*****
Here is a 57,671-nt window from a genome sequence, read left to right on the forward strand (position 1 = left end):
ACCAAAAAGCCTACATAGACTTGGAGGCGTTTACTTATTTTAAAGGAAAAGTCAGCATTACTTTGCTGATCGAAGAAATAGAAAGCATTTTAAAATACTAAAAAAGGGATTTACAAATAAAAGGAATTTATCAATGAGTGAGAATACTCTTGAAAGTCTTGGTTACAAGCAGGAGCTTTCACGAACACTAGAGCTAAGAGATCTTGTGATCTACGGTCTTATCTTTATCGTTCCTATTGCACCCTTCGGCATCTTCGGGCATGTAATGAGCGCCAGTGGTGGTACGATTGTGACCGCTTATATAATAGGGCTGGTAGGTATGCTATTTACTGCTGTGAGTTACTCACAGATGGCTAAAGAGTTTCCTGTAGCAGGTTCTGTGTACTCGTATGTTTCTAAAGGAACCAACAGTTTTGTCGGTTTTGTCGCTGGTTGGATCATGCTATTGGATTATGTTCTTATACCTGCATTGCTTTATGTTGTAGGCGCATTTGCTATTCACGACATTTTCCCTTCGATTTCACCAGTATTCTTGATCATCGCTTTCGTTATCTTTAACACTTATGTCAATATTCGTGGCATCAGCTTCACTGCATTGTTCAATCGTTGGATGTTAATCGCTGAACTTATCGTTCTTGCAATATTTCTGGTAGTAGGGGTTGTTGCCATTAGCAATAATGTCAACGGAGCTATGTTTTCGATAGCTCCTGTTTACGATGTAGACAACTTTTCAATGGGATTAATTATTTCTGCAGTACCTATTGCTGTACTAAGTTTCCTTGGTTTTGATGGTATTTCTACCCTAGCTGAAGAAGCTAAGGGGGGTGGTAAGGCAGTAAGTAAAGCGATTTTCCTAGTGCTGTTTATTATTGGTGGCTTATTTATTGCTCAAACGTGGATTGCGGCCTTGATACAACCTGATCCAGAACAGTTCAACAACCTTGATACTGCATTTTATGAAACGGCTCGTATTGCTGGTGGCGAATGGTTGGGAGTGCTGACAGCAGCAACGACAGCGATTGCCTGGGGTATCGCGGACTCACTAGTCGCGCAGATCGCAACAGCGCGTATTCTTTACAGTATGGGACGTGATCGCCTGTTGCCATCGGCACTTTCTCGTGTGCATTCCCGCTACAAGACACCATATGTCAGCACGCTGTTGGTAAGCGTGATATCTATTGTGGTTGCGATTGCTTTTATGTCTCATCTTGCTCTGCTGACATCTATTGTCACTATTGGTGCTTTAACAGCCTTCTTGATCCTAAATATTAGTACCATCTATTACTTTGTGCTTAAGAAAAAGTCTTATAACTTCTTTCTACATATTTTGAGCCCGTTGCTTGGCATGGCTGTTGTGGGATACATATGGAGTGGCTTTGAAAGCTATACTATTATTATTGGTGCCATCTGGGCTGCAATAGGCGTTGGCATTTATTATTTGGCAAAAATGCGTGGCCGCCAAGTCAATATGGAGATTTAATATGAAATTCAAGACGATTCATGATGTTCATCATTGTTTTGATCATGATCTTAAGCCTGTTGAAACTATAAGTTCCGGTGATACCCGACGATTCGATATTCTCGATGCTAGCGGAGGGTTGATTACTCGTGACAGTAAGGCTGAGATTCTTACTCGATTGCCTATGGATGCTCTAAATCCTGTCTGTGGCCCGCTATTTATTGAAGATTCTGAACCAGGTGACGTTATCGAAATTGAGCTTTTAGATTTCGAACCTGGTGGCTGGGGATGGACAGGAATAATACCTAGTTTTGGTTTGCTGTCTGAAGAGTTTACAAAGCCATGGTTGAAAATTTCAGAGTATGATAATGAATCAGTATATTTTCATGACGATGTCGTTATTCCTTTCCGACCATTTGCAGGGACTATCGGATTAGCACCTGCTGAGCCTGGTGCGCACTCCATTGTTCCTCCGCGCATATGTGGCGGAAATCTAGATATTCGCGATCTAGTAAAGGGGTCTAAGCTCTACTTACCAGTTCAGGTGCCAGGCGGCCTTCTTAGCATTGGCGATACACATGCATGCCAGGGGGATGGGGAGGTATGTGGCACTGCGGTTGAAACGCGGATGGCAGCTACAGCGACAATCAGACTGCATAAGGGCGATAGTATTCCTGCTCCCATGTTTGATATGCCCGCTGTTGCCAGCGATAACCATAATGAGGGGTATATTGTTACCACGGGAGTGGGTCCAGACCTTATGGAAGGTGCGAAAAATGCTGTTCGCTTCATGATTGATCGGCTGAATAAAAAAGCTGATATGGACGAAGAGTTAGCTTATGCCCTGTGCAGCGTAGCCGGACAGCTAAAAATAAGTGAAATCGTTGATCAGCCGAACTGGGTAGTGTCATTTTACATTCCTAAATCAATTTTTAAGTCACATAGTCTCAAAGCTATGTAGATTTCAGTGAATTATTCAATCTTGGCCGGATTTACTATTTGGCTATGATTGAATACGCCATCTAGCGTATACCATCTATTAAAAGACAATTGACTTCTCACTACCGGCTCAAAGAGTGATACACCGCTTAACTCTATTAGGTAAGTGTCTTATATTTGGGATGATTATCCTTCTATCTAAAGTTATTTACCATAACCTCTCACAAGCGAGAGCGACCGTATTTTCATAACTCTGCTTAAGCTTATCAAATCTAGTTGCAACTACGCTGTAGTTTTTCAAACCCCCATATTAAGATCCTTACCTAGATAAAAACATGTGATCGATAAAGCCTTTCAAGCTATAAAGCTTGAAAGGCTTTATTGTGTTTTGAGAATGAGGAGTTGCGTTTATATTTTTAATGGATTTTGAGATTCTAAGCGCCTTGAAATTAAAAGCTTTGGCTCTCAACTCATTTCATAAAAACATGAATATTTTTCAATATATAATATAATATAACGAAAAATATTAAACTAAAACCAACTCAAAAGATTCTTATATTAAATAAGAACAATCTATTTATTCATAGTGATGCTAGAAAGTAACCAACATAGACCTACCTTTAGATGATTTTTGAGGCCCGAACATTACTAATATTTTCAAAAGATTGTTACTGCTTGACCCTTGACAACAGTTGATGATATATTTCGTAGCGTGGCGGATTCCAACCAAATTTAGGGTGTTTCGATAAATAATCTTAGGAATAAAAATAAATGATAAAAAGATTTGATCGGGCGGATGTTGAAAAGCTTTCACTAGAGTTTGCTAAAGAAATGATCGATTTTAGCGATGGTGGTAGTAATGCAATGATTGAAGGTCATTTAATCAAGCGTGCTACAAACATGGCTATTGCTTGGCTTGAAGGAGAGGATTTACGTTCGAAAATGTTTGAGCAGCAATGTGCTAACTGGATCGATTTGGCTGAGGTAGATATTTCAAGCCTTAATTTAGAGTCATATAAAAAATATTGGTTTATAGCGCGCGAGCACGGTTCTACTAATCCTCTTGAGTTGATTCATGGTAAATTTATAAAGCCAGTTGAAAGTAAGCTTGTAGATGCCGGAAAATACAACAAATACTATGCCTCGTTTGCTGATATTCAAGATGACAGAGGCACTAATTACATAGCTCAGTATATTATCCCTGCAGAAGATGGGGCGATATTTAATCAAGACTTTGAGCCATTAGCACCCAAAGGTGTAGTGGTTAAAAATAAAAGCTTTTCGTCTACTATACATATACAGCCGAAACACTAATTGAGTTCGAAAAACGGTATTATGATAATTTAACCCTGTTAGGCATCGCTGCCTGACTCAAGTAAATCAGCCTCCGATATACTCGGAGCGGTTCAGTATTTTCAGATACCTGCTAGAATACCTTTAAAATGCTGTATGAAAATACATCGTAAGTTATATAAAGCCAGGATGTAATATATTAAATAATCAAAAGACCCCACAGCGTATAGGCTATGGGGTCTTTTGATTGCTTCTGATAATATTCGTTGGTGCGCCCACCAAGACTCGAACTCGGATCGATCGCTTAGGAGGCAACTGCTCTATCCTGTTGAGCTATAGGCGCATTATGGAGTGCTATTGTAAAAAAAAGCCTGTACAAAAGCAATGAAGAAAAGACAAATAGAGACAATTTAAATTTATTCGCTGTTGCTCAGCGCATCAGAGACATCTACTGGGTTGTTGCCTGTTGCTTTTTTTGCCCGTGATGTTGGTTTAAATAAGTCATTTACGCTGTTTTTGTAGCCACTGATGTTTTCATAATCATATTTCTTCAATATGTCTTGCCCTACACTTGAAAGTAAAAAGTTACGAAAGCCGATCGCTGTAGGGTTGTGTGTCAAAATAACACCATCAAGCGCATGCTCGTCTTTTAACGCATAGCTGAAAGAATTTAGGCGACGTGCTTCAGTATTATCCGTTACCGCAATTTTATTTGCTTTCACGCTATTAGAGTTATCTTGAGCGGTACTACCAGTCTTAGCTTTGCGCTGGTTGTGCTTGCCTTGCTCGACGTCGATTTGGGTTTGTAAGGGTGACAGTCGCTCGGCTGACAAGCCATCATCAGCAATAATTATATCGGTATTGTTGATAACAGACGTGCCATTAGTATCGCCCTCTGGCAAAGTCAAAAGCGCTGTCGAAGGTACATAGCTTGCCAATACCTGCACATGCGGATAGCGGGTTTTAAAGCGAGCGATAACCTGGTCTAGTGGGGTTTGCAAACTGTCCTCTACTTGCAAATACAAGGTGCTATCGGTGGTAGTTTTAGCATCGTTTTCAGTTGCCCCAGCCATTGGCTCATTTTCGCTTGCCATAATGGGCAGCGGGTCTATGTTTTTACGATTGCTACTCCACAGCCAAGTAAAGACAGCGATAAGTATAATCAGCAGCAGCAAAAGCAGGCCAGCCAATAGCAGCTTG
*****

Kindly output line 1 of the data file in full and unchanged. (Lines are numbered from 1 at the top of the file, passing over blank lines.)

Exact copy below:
Here is a 57,671-nt window from a genome sequence, read left to right on the forward strand (position 1 = left end):